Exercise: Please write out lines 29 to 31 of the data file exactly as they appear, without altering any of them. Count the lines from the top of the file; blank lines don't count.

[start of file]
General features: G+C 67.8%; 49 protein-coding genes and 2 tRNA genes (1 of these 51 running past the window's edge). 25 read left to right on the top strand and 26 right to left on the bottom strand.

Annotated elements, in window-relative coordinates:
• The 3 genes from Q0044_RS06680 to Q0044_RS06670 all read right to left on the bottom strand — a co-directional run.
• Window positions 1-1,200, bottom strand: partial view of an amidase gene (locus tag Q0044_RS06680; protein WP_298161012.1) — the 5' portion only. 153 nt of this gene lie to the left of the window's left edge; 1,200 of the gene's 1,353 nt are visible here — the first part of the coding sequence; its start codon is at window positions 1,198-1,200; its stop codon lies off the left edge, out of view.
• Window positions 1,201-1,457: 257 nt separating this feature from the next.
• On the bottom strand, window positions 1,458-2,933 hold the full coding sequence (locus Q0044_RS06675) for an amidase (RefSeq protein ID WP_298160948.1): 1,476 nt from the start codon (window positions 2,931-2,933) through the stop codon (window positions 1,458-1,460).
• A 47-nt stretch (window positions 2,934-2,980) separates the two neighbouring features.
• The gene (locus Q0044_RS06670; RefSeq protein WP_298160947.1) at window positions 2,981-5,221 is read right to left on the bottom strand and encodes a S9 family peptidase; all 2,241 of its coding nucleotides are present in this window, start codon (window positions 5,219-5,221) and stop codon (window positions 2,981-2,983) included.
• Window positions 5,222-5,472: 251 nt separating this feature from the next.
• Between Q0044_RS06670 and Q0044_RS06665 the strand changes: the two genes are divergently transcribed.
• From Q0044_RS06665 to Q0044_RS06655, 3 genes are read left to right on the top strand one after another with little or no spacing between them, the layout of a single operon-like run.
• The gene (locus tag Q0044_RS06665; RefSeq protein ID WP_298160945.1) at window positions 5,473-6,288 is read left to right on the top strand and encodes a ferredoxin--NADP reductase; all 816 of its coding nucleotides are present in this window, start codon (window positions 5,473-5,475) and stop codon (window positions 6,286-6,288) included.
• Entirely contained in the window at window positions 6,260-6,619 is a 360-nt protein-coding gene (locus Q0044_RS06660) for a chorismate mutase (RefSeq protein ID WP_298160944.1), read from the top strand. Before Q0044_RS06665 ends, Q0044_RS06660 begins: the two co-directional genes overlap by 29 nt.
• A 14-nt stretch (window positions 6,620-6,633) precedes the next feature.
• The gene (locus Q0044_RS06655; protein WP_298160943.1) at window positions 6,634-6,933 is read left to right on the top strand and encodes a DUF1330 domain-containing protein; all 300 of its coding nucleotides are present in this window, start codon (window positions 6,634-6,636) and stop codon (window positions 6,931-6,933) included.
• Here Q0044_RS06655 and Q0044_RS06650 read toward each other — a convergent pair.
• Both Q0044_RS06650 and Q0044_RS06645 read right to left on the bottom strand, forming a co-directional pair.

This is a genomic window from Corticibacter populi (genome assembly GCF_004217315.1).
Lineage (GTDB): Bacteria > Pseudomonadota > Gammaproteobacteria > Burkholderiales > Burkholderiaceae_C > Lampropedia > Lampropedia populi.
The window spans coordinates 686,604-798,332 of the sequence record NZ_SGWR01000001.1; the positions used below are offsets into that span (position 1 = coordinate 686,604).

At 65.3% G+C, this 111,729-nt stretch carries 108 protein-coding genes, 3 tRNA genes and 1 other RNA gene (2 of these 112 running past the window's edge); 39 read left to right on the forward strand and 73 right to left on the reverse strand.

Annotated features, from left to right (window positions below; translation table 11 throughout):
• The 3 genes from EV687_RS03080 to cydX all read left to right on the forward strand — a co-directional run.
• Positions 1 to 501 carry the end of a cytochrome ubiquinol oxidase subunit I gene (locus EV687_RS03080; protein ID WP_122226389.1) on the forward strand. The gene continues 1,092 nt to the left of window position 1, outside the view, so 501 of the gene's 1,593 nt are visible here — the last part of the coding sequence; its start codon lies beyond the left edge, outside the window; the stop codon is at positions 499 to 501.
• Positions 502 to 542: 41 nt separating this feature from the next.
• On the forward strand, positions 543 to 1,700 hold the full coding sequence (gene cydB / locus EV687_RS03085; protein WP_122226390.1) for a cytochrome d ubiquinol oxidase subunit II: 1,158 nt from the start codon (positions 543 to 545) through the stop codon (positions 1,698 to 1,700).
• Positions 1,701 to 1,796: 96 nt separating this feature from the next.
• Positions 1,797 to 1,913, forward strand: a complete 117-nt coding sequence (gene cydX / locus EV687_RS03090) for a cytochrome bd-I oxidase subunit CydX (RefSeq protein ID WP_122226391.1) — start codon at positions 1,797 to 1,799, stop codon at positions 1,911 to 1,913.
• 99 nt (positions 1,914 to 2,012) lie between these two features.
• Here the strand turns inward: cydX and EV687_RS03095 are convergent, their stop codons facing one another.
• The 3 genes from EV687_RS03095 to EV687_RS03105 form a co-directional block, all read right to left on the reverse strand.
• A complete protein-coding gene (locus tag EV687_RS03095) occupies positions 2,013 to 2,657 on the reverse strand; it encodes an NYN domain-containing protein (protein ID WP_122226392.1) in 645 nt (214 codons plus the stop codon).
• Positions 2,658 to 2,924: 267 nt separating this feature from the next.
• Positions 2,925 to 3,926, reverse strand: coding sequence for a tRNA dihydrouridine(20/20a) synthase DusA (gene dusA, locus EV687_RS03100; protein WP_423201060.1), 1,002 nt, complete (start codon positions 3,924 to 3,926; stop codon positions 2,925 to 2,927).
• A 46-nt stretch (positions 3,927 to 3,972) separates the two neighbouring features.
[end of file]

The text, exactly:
• 99 nt (positions 1,914 to 2,012) lie between these two features.
• Here the strand turns inward: cydX and EV687_RS03095 are convergent, their stop codons facing one another.
• The 3 genes from EV687_RS03095 to EV687_RS03105 form a co-directional block, all read right to left on the reverse strand.